Our Every Last Child campaign in Rwanda will focus on pushing for a new deal for all children in Rwanda that ensures quality early education for all. More specifically, we are campaigning for better financing of education. Among the first steps must be the education budget increase, especially the actual spending on the earliest years of education. Eliminating fees for primary schools, mainly for the poorest children, is another important task to be carried out by government and stakeholders. The campaign also focuses on ensuring better equity in education budget allocation across districts, taking into account their socio-economic status.

The government must ensure that there is a sustained action taken and investment made to improve the quality and effectiveness of early education, building a country in which no child’s chances are determined by who they are or where they live.

Towards the end of the Millennium Development Goals (MDG) in 2015, it was and is still clear that the Government of Rwanda had done extremely well in meeting or making significant progress towards various MDG targets. Some major achievements included sustained and inclusive economic growth, expanded basic social services- (particularly in health), poverty reduction and gender empowerment among others. There is great expectation not only in the region but also globally that Rwanda will continue to be a pace setter in the implementation of Agenda 2030 for Sustainable Development.

As the government continues to focus intensely on achieving Vision 2020 aspirations, due attention will need to be placed on Early Childhood Education for a better Rwanda. Significant progress has been experienced in the education sector in Rwanda in various ways - increase in access as reflected in enrolment and attendance rates and gender parity. Indeed, Unesco ranked Rwanda among the top three performing countries in the world for her efforts to achieve universal primary education goals.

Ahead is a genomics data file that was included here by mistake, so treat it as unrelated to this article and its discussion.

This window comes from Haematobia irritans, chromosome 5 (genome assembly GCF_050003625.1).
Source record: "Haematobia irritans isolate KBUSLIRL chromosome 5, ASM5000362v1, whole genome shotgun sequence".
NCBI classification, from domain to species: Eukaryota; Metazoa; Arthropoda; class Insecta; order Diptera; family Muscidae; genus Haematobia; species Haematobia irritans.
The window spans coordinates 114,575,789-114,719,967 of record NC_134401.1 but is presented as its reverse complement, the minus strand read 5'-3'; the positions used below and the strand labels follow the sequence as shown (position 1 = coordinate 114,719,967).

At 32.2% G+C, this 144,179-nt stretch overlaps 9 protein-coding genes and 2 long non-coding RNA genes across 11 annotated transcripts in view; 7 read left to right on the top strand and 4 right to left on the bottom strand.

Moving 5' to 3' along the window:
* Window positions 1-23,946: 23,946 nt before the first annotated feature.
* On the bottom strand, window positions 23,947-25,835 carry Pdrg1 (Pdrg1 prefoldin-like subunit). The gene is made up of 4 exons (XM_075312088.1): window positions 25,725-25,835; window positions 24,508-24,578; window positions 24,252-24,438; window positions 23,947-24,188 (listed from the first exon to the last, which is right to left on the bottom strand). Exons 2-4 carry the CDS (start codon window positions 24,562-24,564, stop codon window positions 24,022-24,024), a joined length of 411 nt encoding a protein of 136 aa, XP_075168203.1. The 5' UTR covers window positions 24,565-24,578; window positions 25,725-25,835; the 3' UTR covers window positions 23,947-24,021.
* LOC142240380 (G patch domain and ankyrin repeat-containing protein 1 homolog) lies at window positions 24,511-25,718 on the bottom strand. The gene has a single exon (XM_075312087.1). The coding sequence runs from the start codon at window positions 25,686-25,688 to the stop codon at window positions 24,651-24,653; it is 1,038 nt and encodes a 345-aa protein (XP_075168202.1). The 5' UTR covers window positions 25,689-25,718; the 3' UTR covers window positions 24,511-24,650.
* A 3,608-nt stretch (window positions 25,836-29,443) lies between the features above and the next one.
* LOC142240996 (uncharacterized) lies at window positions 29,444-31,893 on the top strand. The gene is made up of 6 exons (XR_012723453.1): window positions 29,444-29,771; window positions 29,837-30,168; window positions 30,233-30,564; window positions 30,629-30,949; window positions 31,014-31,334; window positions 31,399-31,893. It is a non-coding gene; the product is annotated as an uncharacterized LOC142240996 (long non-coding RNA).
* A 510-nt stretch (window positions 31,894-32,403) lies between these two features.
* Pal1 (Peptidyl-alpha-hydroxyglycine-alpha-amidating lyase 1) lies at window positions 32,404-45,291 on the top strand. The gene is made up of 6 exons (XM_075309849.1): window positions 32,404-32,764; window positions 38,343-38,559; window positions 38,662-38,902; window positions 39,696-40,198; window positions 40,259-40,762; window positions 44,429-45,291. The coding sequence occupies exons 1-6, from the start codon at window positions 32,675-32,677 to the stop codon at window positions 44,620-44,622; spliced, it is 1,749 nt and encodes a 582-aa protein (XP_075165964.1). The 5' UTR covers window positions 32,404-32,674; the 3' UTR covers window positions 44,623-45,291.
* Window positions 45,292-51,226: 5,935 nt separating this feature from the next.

Whereas Rwanda has made tremendous progress in increasing access to education and achieving gender parity in enrolment and attendance rates, the government will now need to focus on providing quality education that meets the needs of all children, including ensuring that the poorest children are able to overcome inherent disadvantages.

Early childhood education in Rwanda is not fee-free and this poses serious challenges to children from poor families who cannot afford the costs. This inadvertently leads to exclusion of the poorest children. According to an analysis by Ministry of Education (Mineduc) and UNICEF in 2015 for instance, Kicukiro district (one of the richest districts) has a pre-primary enrolment rate of 24.5% compared to Gisagara district (one of the poorest districts) at only 4%. Such unintended exclusion routinely deprives poor children of educational and development support that early education should deliver.

Inadequate investment in Early Childhood Education provision is partially a reflection of an already over-stretched budget. An Investment in Education study carried out by Save the Children in 2015 found that general funding to the education sector as a percentage of the national budget has significantly reduced from 21% in 2006 to 12.3% in this fiscal year (2015/2016). The analysis further noted that within the sector, investment in pre-primary and primary education has generally declined in the last eight years as a proportion of the overall education budget. Spending at the pre-primary level has been particularly low and far from meeting Mineduc's own expenditure targets.

The expansion of pre-primary classrooms in schools across Rwanda and the existence of the Early Childhood Development Policy and the associated strategic plan that aim at ensuring access to integrated health, nutritional, early stimulation and learning for all children in Rwanda are critical indicators that the Government of Rwanda recognises the need for early childhood services. This is particularly important given that the country has chosen to base its future on human capital. Early childhood development not only provides children with the best start in life but is also one of the best investments that the government of Rwanda can make towards achieving its development goals.